Jakub is a Java EE developer since 2005 and occasionally a project manager, working currently with Iterate AS. He's highly interested in developer productivity (and tools like Maven and AOP/AspectJ), web frameworks, Java portals, testing and performance and works a lot with IBM technologies. A native to Czech Republic, he lives now in Oslo, Norway. Jakub is a DZone MVB and is not an employee of DZone and has posted 155 posts at DZone. You can read more from them at their website. View Full User Profile

Lesson Learned: Don't Use Low-Level Lib To Test High-Level Code

05.25.2013
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Summary: Using a fake http library to test logic two levels above HTTP is unnecessarily complex and hard to understand. Fake instead the layer directly below the logic you want to test and verify the low-level HTTP interaction separately. In general: Create thin horizontal slices for unit testing, checking each slice separately with nicely focused and clear unit tests. Then create a coarse-grained vertical (integration-like) test to test across the slices.

The case: I want to test that the method login sends the right parameters and transforms the result as expected. Login invokes post-raw which calls an HTTP method. Originally I have tried to test it by using the library clj-http-fake but it proved to be unnecessarily complex. It would be much better to fake post-raw itself for testing loginand test the original post-raw and its HTTP interaction separately, using that library.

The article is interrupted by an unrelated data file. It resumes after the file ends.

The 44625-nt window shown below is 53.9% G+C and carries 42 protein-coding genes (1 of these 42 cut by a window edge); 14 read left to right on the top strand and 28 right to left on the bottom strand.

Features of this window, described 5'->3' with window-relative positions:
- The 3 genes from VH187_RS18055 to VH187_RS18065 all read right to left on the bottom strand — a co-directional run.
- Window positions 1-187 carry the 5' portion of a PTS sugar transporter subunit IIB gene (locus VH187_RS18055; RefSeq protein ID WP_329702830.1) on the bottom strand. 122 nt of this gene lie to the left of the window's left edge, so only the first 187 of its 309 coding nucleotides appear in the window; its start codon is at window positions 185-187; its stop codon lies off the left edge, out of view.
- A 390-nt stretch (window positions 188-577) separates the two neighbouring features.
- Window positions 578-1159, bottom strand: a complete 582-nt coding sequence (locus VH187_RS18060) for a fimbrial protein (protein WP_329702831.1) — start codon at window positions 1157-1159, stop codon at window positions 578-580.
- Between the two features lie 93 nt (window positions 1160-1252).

There are two problems with using the low-level clj-http-fake library for testing the login function:

  1. Both the calls I need to make need to be wrapped in its with-fake-routes, which makes the test more complex.
  2. More seriously, I need to drop down from the level of Clojure data structures to JSON encoded as a String. The transformations between the two would pollute the test and be meaningless from the point of view of what I want to test.

Solution: Run instead login with a fake version of post-raw and, if desirable, test post-raw with clj-http-fake separately.

Pseudocode:

// "Business" logic
function login(..)
   authorizationToken = post-raw(...)
   return (new function derived from post-raw with some parameters such as auth.token bound)
 
// Test
...
fake post-raw(request) to return "my-authorization-token"
var post-authenticated = login(..)
assert post-authenticated is function
fake post-raw(request) to return request
assert post-authenticated(dummy-values) = {dummy-values + the auth. params}
// Testing post-raw isn't important now

See the clj-zabbix-api‘s core_test.clj for the full Clojure test and core.clj for the code. Disclaimer: It is not very good Clojure code. I am just learning :-)

Published at DZone with permission of Jakub Holý, author and DZone MVB. (source)

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